"Finding a production house which believes in you, is ready to take your script, without completely distorting the story is the number one challenge": scriptwriter Sameer Jain

http://www.indiantelevision.com/sites/drupal7.indiantelevision.co.in/files/styles/smartcrop_800x800/public/images/tv-images/2016/02/16/Untitled-1_15.jpg?itok=_BTvwfQn

Chucking up a lucrative job with IBM in the US must not be an easy task. But that's exactly what 28 year old business consultant Sameer Jain is contemplating, once he gets a firm foothold in the quirky world of scripting and eventually, filmmaking.

Jain started on the journey of weaving stories into scripts two years ago, when a friend asked him to help out on a film he was working on. Jain says he got hooked onto the craft once he started developing his own scripts. The passion for the art of scriptwriting has even made him take a brief sabbatical from work and come down to India to tap productions houses and studios, armed with 12 ready scripts. While he is close to tying in deals with some, he has already commenced pre-production on another project, back in the US. In a chat with indiantelevision.com, Jain recounts his experiences in the US and back home:

After working with IBM for three years, how did the writing bug bite you?

Two years ago, I met this friend who was doing a film called Arya. I helped him with some suggestions, helped him write the script and then he was the one who suggested that I had the writer in me, if you will... we did the location scouting.

After that I developed a script of my own, tried to market it in the US, while holding on to my job, Trishna, it's actually something that's made for the US audiences... we were scouting for someone who would make it into a small budget movie of around 200,000 dollars.

Being a newcomer in the industry, it was tough to get a breakthrough. I did manage to get the interest of an Indian actor and a director Raj Basu, who has worked with the likes of Naseeruddin Shah and Deepti Naval. But then, he had some other commitments and Trishna did not see the light of day. By then, I had, along with a friend, developed another script called Windows, and I am right now in Mumbai for the pre-production work on this. We have a financier from the US for this project and are also looking for a co-producer.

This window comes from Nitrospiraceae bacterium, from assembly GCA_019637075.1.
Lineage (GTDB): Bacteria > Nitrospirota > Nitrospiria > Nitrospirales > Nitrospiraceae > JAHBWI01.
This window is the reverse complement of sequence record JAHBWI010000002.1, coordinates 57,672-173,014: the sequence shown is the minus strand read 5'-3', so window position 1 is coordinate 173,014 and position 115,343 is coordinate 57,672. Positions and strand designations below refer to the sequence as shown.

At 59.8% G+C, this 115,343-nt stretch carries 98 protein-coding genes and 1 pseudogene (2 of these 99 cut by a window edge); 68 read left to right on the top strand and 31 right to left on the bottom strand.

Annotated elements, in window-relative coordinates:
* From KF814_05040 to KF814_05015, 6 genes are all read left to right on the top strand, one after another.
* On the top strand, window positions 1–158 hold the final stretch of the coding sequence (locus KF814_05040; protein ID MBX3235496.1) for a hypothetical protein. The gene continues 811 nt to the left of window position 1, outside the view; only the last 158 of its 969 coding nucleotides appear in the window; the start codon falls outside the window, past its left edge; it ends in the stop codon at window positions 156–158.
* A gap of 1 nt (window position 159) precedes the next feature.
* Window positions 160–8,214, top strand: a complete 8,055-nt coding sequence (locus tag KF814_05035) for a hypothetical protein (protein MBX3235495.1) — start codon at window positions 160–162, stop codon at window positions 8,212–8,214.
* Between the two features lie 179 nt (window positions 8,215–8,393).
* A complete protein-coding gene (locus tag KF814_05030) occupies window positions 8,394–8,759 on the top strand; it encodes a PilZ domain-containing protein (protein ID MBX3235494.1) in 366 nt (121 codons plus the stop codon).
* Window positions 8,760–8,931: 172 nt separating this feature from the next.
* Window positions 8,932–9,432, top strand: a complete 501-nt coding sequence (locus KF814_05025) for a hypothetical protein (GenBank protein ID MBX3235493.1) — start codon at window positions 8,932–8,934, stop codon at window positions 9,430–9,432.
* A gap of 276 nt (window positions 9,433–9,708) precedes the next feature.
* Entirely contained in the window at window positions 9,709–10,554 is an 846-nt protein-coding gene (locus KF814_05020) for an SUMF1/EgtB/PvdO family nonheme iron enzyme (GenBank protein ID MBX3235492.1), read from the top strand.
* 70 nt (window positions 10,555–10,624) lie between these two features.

While all this was happening, I also started penning scripts, approaching nearly every genre - comedy, thriller, drama, romance - and I have bundled the 12 synopses of the scripts together.

Have you had any formal training in scriptwriting?

I haven't had any formal training in scriptwriting. What did help was software in screenwriting that's available - from screenwriter or Hollywood screenwriter, and I am hooked onto it for writing all my scripts. I did go through a couple of books on the subject, but apart from that, haven't had any other training in the craft.

How do these stories come to you?

A majority of my writing stems from my reading, and I read a lot, be it newspapers, journals or magazines. I would say, of the 12 scripts that I have ready today, nearly eight to nine are inspired, not copied, mind you, by my reading.

What about life experiences? Do these also inspire your writing?

There is one among my scripts, a comedy that has been based on real life, but twisted slightly and modified for the audience.

Is it easy to jump from genre to genre, as a writer? Or does a writer tend to specialise in a particular genre?

I made a conscious decision not to stick to any one genre and be labeled. It's definitely a challenge to be able to write in different genres, and while I don't claim to excel in each, I think I have definitely done justice to them.

Do you also have any television scripts ?